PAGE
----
Business analytics: Cut through clutter
The term “business analytics” and “big data” have emerged as the soup du jour. While it might sound complex, the reality is analytics is an attempt to make sense of the mountains of data pouring in from a myriad of sources. Without the ability to distill this information, the data overload becomes too overwhelming, making it all meaningless. In response, companies across industries are beginning to grasp the importance of analytics and how it can be applied to help improve their businesses.
The healthcare industry is at the beginning of a sea change, and competitive bidding is leading the way. No one holds a crystal ball into the future of how this will all work out. One thing is for sure: Our market is changing and what you knew in the past may not be a good indicator of the future. HME owners are looking for answers to keep their businesses moving forward. The fact is, many of these answers may lay within their own businesses in the form of untapped business intelligence trapped within a mountain of information.
Business analytics provide HME owners the ability to understand where their businesses have been, where they are today, and forecast where they will be in the future. The reporting found in most business management systems today will tell you where you have been, but not where you are going. Business analytics can empower HME owners to visualize their entire workflow on a single display to immediately understand bottlenecks and take corrective action as necessary. This allows them to measure and evaluate key operating relationships to plot future outcomes and make more informed decisions, while improving regulatory compliance. The result is significantly improved competitiveness and profitability.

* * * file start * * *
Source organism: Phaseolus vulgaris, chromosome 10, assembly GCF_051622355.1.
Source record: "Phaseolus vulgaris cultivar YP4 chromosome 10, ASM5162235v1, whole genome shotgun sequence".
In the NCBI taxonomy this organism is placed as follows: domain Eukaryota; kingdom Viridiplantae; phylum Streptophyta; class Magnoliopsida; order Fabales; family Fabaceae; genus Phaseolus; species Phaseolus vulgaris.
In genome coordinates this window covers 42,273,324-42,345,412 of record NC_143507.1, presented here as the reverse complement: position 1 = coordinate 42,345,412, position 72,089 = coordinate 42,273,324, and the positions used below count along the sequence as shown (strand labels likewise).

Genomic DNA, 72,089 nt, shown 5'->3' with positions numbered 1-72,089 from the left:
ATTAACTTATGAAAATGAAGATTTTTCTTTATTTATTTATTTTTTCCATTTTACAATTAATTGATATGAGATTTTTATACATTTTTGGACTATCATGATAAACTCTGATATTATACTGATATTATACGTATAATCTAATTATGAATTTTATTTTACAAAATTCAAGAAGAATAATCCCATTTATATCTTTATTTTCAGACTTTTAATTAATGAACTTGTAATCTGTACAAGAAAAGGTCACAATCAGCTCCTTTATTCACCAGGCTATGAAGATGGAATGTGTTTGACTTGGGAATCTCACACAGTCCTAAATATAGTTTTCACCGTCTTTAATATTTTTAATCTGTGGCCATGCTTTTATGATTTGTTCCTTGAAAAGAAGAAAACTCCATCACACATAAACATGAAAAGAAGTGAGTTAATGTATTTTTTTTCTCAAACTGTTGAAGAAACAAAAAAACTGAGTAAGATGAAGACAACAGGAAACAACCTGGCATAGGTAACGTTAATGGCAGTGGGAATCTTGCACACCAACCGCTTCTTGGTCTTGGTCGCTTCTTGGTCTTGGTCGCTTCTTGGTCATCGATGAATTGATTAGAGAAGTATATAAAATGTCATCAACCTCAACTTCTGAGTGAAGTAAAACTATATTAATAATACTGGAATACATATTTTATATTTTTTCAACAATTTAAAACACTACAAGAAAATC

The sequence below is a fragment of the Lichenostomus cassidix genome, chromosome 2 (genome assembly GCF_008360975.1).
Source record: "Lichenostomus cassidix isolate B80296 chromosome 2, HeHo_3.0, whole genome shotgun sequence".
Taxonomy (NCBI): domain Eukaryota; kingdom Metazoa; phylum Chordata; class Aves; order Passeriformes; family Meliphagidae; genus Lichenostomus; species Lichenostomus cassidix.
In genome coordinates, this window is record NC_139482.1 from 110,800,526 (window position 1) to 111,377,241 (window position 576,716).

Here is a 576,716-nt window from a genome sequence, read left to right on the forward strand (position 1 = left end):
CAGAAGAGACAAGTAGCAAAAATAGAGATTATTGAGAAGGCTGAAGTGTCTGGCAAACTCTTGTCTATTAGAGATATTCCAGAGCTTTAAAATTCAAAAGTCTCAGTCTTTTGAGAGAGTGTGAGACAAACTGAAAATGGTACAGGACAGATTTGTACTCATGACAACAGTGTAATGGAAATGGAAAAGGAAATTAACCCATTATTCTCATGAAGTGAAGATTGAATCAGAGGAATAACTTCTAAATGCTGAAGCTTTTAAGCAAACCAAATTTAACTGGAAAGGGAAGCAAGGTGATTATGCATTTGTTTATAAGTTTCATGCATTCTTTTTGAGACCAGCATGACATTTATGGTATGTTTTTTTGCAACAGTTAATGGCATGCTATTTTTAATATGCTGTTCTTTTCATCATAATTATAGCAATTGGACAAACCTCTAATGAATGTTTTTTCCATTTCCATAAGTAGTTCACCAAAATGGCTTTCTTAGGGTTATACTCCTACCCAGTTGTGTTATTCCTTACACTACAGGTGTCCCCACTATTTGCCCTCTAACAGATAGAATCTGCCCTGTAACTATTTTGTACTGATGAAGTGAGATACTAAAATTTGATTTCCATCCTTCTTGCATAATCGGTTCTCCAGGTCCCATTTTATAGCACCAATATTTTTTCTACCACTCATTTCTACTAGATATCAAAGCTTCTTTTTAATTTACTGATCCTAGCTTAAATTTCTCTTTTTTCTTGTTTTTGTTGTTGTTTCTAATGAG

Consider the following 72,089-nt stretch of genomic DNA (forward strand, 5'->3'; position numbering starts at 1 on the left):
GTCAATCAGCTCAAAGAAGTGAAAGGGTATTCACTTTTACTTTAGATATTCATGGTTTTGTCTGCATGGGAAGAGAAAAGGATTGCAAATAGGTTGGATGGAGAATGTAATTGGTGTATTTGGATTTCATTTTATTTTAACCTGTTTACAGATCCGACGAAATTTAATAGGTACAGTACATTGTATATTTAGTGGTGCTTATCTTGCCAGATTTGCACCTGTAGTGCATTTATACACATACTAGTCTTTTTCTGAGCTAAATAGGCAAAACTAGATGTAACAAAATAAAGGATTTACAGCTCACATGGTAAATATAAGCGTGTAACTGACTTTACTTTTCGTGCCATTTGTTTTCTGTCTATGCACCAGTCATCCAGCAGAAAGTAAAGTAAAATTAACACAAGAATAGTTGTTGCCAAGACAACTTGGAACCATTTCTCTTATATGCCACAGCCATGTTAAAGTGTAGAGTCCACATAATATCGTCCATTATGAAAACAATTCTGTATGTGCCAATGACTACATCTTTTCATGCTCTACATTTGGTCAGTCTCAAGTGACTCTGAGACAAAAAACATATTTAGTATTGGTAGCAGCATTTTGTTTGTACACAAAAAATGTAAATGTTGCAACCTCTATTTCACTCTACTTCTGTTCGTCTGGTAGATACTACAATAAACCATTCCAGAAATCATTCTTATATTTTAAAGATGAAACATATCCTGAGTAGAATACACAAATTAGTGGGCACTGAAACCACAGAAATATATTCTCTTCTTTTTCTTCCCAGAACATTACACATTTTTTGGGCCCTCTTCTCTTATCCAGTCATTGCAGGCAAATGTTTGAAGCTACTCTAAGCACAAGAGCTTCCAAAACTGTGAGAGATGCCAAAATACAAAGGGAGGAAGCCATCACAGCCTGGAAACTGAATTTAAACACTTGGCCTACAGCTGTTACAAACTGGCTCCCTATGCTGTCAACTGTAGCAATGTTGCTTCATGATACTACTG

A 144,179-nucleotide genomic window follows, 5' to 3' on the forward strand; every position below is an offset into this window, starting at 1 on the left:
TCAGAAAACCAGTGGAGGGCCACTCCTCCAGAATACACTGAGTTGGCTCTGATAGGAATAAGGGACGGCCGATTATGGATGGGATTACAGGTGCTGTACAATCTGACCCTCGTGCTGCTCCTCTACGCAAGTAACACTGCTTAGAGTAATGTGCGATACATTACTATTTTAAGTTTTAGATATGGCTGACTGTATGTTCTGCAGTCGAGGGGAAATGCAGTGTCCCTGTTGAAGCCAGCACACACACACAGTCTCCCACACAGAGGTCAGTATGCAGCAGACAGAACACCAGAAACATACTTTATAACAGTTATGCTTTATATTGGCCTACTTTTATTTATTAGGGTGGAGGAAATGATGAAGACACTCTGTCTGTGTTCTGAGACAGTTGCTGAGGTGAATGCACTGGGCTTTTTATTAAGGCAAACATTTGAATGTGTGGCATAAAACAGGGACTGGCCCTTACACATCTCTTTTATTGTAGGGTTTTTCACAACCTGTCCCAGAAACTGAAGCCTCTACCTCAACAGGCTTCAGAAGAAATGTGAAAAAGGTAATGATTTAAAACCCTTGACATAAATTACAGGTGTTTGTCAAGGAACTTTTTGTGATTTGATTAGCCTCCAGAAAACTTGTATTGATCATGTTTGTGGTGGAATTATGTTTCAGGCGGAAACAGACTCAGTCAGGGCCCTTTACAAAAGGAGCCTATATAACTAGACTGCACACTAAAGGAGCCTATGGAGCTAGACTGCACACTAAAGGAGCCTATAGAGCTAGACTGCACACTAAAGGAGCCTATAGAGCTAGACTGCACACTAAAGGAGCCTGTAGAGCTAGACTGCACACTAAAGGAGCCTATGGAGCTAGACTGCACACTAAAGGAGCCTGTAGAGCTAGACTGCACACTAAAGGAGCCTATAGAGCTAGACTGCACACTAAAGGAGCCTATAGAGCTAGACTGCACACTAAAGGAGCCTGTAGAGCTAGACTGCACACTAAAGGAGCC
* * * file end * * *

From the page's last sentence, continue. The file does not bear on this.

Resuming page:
In short, business analytics is diagnostic and predictive tool made up of three components: combined databases, data visualization and predictive analytics. Each of these entities can be a useful business aid by itself, but combined can create an impactful tool that exposes the real value-creation opportunities of a business.
By combining their respective databases, businesses can have the ability to draw upon information from multiple sources simultaneously. Many reporting tools allow users to dissect a single database, but only a few meld these databases to gain a holistic view of overall performance. A business analytics tool is far more efficient than copying and pasting into an Excel spreadsheet, because it automatically combines information from multiple sources.
Most users have come to accept that not only will every data source have its own stand-alone report, but it will most likely be difficult to follow and it will apply multiple interpretations. Businesses are beginning to embrace dashboards as a way to visualize business performance in a streamlined fashion. True data visualization is dynamic and provides users with a vast array of options, including charts, tables and data roll-up.
Having a sound grasp of past performance will always be helpful, particularly if good data is coupled with comprehensive visualization tools. Statistical analysis and predictive analysis are two elements that enable users to identify patterns or trends that drive business optimization and predict future outcomes. Predictive analytics allows the business owner to scenario plan the future and immediately understand business outcomes based on cause-and-effect relationships. If you are considering payer mix changes, new retail expansions, product mix changes, the effects of competitive bidding with or without a contract award, business analytics will help you cut through the clutter and understand the impacts.
Every two years, the amount of information that an average organization stores literally doubles. This gives managers a very simple choice: Get buried under the avalanche of raw data or find ways to make it work to your advantage.
Gregg Timmons is president and CEO of MedAct Software. He can be reached at firstname.lastname@example.org or 800-326-0314.